Maltese Cross appearance

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Maltese Cross appearance2016-11-23T18:36:23+00:00

Maltese Cross appearance

maltese cross image from New Medical Terms

Maltese cross

A term of art referring to a light microscopic appearance of a crystal or crystalloid structure fancifully likened to a Maltese cross, which may correspond to granules of talc, cholesterol or bacteria


“Maltese crosses” are anisotropic or birefringent cholesterol-rich fat droplets, associated with finely granular renal casts, which have a cruciform appearance by polarised light and are found 

Maltese cross appearance in urine image in New Medical terms

Maltese cross appearance in urine

both within and outside of the cells in the urine sediment of patients with nephrotic syndrome, eclampsia, renal toxicity, fat embolism, after crush injury and in Fabry’s disease–due to aggregates of glycosphingolipids (the image shows Maltese crosses in urine)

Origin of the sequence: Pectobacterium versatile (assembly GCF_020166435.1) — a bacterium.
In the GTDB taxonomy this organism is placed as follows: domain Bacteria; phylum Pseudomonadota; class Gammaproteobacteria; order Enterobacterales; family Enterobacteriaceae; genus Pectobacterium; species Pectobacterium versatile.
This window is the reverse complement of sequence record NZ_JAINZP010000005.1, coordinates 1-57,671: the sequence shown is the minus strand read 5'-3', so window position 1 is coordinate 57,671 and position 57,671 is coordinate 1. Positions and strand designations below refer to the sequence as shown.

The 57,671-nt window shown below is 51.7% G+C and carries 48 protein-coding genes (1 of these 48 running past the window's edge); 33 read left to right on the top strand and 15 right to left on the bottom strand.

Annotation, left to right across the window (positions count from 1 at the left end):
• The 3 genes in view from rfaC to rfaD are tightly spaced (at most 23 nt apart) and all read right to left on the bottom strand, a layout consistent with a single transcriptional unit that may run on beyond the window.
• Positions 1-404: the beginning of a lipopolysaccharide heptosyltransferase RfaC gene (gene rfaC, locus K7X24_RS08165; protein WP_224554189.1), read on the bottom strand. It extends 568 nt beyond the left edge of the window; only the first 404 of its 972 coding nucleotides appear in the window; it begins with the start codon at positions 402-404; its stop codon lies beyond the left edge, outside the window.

The tetrad form of Babesia spp, most typically seen in B equi, but also in B canis, B

Maltese Cross Babesia image from New Medical Terms

Maltese Cross appearance in Babesia equi

microti, and B bovis, has been termed ‘Maltese cross’ and is a rare but characteristic finding in infected red cells in a peripheral blood smear


Maltese crosses occur in arthroscopic fluid following local trauma and may correspond to cholesterol.


Maltese crosses measure 5-15

Maltese cross starch talc image from New Medical Terms

Maltese cross appearance due to starch or talc

mm in diameter, appear as scintillating granules by polarised light microscopy and correspond to starch and talc granules, and are common in the lungs of IV drug abusers who cut (dilute) heroin with powder; the granules may be accompanied by foreign body-type giant cell reaction and appear in other tissues


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